|This message contains images. If you don't see images, click here to view.|
Advertise in this news brief.
Survey: Majority of nurses use smartphone apps at work
Some 95 percent of nurses own a smartphone and 88 percent use smartphone apps at work, according to a survey of 241 nurses conducted by InCrowd. The research firm conducts two- to five-minute online microsurveys.
Around 73 percent of nurses used apps to look up drug information, 72 percent used apps to look up different diseases and disorders, and 69 percent used smartphones, though not an app, to communicate with their colleagues in the hospital.
| Share this article:
ANA MASSACHUSETTS NEWS & UPDATES
Vote ANA leaders to '100 Most Influential' list
In a great start to the week, Pam Cipriano and Marla Weston have both made the ballot for Modern Healthcare’s “100 Most Influential People in Healthcare” ranking! Starting today, you can vote here for the five nominees you believe should make the final list of the "100 Most Influential."
We encourage you to vote for nurse leader nominees. Recognizing nurse leaders in the “Most Influential” rankings is an excellent way to elevate the contributions of the profession. Voting closes Friday, June 26. Later this week, we’ll provide more resources to assist you in spreading the word and “getting out the vote.” Thanks!
Authors Wanted for the Massachusetts Report on Nursing (ANA Massachusetts Newsletter)
Needed: Articles for The September 2015 edition of the Massachusetts Report on Nursing
Remember: The ANA Massachusetts newsletter is read by about 110,000 RNs in the Commonwealth!
This is YOUR newsletter so we need YOU to make a contribution!
Deadline date for submission is July 10
Your contribution can be sent to newsletter@ANAMass.org
or mailed to ANA Massachusetts Newsletter, P. O. Box 285, Milton, MA 02186
Now Open: Call for Nominations for Appointive Positions on ANA Committees and Boards
In 2014 the ANA Committee on Appointments (COA) adopted streamlined processes, including the implementation of an annual Call for Nominations for Appointive Positions. The general call for nominations for appointive positions on ANA committees and boards is now open until 5 p.m. ET on Friday July 31, 2015.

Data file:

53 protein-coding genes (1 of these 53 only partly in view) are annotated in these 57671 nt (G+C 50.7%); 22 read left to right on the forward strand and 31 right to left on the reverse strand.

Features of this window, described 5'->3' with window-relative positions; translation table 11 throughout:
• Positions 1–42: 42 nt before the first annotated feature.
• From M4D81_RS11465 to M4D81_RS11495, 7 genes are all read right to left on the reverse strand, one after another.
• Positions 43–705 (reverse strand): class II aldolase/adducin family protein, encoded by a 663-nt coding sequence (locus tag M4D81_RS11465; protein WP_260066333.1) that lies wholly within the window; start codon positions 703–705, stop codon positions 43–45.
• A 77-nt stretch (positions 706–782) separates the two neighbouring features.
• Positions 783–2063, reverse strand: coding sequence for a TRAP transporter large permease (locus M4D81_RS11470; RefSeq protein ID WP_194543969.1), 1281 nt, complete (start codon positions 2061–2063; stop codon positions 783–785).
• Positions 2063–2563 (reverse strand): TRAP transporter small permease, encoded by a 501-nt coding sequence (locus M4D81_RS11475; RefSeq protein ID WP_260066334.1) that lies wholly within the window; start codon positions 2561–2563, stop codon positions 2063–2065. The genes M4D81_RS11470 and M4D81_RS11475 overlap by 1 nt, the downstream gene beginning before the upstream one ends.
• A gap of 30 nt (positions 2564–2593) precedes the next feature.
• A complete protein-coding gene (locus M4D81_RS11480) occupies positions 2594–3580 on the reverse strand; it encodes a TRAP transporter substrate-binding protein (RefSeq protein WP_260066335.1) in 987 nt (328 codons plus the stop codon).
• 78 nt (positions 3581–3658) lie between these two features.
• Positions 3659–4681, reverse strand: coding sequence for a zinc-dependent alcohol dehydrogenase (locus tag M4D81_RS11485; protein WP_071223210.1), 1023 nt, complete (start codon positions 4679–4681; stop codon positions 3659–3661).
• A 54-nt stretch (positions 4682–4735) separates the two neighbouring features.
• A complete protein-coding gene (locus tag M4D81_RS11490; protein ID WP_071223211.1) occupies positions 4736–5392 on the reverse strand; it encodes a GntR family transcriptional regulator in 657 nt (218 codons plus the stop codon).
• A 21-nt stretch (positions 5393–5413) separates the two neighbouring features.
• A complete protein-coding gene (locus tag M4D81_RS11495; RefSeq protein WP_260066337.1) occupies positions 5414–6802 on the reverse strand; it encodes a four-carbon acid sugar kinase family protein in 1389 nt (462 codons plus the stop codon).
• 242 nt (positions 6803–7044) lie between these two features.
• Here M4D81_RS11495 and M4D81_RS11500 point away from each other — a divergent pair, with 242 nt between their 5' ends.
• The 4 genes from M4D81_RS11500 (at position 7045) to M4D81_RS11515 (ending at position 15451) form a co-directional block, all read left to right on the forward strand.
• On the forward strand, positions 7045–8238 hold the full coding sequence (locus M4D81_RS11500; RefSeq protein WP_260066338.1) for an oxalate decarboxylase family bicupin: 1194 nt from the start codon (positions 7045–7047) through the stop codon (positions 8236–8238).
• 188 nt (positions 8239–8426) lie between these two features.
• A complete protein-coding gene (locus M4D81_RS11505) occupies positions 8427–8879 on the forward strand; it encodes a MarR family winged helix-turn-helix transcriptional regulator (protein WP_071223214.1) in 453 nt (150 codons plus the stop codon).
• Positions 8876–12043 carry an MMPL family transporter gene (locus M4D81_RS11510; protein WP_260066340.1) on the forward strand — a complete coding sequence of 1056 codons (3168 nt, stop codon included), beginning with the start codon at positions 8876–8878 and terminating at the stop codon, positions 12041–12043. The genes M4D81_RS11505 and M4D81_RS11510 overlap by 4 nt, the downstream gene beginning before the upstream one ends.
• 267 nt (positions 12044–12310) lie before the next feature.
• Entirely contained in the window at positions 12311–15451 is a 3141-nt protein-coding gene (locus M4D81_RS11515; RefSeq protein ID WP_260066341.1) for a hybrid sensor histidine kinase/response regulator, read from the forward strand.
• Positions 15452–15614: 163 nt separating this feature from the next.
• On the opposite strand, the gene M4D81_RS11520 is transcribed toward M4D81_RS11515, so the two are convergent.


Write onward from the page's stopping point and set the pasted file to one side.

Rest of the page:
SAVE THE DATE!
ANA Massachusetts Summer Event
Friday, Aug. 21, 2015
Danversport Yacht Club
Keynote: Sue R. Levy, Savory Living
MAKE HEALTHY EATING HAPPEN IN 2015!
Accredited Approver Unit Provider Symposium Western Workshop
Friday, Nov. 6, 2015
Baystate Health Conference Center, Holyoke, MA
Become an active member!
Join the ANA Massachusetts Technology Committee
The overall goal of the committee is to identify and implement technological upgrades for the organization.
Are you an ANA Massachusetts member who is looking for a way to become more involved in the organization? Do you have an interest or skill/expertise in IT and/or Technology projects. If you are looking for new opportunities, then we are looking for you!
Contact firstname.lastname@example.org for more information
Joint Alert from Division of Health Professions Licensure
In response to The National Transportation Safety Board safety study, Drug Use Trends in Aviation: Assessing the Risk of Pilot Impairment the Board of Registration in Dentistry, the Board of Registration in Nursing, Board of Registration in Pharmacy, and the Board of Registration of Physician Assistants, on behalf of the Massachusetts Department of Public Health, Division of Health Professions Licensure issued a joint alert regarding prescribing and dispensing controlled substances in November, 2014.
Click here to find an update to that original alert.
NURSING & HEALTHCARE NEWS
Study: Nurses can benefit from 'mindfulness' intervention
Safety + Health
Intensive care nurses can lower their workplace stress through “mindfulness-based intervention,” according to recent research from the Ohio State University Wexner Medical Center.
For eight weeks, 32 nurses from the center’s surgical intensive care unit underwent the intervention. They participated in mindfulness, yoga, meditation, light stretching and listening to music at work.
Insomnia leads to decreased empathy in healthcare workers
A new study suggests that insomnia decreases empathy in healthcare workers and may lead to adverse clinical outcomes and medical errors.